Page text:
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On the first Father’s Day following Chris’s passing, John wrote about the phrase, “Hope for the best, but plan for the worst.” How he’d only planned for the best – enjoying life’s most precious moments with his son as time went on. Diving trips, or Meredith’s wedding, simple Father’s Day phone conversations or dinners. But those were not to be. The following Memorial Day, John realized how different a meaning the day would take for he and his family. For many Americans, it is the start of summer, a reminder of warm weather, family gatherings, and delicious cookouts. And while it is a day to honor those who have fallen, for John, it became a reminder of all those still in harm’s way.

The feeling that it was no longer enough to remember the fallen, but to begin thinking about the living was enough to motivate John to start taking action. Finally, August 29th, 2014, more than two years after that fateful day, that John began to take some action to honor both the living and the fallen, but he didn’t know that this action might also lead him on a path to repairing his broken heart.

John has been doing triathlons since the early 1980s, so fitness challenges seemed like a reasonable place to start. John and Chris had always enjoyed sports and athletic challenges together. Almost on a whim, John decided he would take ride on his bike to honor Chris – from Avondale to Bethany Beach – in August – 112 miles in the summer heat. His friend, Frank Masley, asked if he could come along, and the two made the ride dedicating their effort and time to the memory of Chris. Since that time, he has worked with the Travis Manion Foundation on their programs and raised money for their 9/11 Heroes runs that are done in memory of the fallen – including those who died in the 9/11 terrorist attacks. John feels driven by the Travis Manion Foundation motto: “Honor the fallen by challenging the living.”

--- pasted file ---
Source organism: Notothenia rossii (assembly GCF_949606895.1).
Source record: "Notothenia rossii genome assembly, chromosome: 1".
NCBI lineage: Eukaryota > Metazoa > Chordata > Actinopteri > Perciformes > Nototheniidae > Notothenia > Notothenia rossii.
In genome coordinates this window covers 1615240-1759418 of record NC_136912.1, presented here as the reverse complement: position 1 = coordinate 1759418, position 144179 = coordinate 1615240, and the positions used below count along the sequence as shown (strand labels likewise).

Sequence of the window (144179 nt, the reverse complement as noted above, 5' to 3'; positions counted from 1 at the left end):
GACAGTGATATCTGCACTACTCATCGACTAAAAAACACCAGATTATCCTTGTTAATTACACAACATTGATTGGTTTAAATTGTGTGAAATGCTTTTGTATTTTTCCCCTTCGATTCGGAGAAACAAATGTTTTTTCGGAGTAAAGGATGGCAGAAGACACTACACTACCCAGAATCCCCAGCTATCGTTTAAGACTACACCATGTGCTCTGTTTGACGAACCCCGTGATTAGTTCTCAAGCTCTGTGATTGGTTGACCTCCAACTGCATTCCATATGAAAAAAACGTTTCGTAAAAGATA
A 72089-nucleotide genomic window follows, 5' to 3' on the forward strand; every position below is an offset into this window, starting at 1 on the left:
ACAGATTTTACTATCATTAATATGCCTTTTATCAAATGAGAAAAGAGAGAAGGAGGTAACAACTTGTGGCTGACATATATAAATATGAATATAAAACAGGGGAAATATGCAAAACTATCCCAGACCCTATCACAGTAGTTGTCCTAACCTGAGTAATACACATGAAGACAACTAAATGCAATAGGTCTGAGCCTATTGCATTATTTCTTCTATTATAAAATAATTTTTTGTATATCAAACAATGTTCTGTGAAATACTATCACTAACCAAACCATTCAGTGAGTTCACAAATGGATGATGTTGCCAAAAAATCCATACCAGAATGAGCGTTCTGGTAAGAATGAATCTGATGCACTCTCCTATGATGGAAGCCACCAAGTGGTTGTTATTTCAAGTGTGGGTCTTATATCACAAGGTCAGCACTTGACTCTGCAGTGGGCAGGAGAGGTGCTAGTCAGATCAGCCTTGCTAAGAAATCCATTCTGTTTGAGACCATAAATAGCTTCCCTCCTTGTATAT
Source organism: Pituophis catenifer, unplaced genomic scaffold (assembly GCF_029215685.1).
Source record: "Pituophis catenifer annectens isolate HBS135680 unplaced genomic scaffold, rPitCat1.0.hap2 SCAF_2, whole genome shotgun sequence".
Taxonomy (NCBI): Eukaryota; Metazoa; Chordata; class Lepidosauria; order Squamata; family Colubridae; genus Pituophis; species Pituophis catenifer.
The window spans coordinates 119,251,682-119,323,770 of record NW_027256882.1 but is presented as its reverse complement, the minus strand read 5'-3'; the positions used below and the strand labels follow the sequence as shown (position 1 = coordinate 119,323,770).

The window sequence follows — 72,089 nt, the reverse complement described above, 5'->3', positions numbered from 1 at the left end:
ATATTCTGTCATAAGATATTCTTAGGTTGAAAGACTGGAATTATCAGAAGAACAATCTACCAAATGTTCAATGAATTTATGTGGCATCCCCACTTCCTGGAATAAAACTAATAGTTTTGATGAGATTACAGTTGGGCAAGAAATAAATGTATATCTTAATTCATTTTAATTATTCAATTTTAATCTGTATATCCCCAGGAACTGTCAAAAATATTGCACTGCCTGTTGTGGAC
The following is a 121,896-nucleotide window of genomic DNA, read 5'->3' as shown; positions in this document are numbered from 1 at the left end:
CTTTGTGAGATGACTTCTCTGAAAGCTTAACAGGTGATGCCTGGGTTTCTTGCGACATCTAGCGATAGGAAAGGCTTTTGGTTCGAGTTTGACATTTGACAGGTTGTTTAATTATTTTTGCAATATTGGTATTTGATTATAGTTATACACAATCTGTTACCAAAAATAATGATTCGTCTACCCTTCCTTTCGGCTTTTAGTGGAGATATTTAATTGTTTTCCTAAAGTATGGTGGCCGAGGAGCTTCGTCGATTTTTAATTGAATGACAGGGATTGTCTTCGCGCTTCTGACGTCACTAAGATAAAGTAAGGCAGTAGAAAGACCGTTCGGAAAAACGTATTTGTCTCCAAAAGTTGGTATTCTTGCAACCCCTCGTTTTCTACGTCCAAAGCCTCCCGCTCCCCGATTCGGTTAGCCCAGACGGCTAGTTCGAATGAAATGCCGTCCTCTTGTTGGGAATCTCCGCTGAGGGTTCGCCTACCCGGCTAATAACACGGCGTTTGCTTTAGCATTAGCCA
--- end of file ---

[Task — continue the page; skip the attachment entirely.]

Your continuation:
John Mosko swimming
John has been doing triathlons since the early 1980s and swims in the Frozen Frogman swim every January to honor his son, Chris

Since then, John has been actively involved in the Travis Manion Foundation, from participating in events to giving speeches at high schools to students on the premise that “Character Does Matter.” In these talks, John speaks to young men and women about how important standing up for the right thing is, no matter the hand you were dealt. Through hard work and perseverance, you can be your personal best.

John came to HAC in August 2015, just about the time another HAC Member, Bob McArthur had suggested a swim event to benefit the Navy SEAL Foundation – the Frozen Frogman. John supported the event with his participation and swam 3.1 miles in the pool in Chris’s name. He raised more than $1,500. It was a no-brainer to partner with the Mosko’s for the 2017 event, which with his help and Bob’s drive and vision, the popularity of the event grew and it grew from its first-year total of $9,000 raised to a whopping $36,000 raised.

John Mosko speaking at the 2017 Frozen Frogman event in January
John Mosko speaking at the 2017 Frozen Frogman event in January

The Travis Manion Foundation has three main focus areas. The first is to provide support for the loved ones of a fallen hero. The second is to help veterans as they transition from the military into the non-military world. Finally, they work on bringing the message that Character Does Matter to students in middle and high school through the “If not me, then who?” motto which anchors the Travis Manion Foundation.

This year’s event helped support a Survivors’ Expedition of high school students who had lost either a parent or a sibling. These expeditions include a service project as well as the opportunity to share their experiences and help each other heal. Amanda, Chris’s wife has participated in a number of Survivor expeditions including one that took her to Peru to help a local community as well as trek the mountains to Machu Pichu.

While each participant in any event may question what their real impact is, they need to remember that each of them can focus on the ‘If not me, then who?’ ethos.  Others will see them and follow and the impact is now multiplied by two.  As we grow these events, we change the course of other’s lives because they will be helped and experience hope.  John hopes that the Frozen Frogman can continue its exciting growth and provide that support for families of the fallen.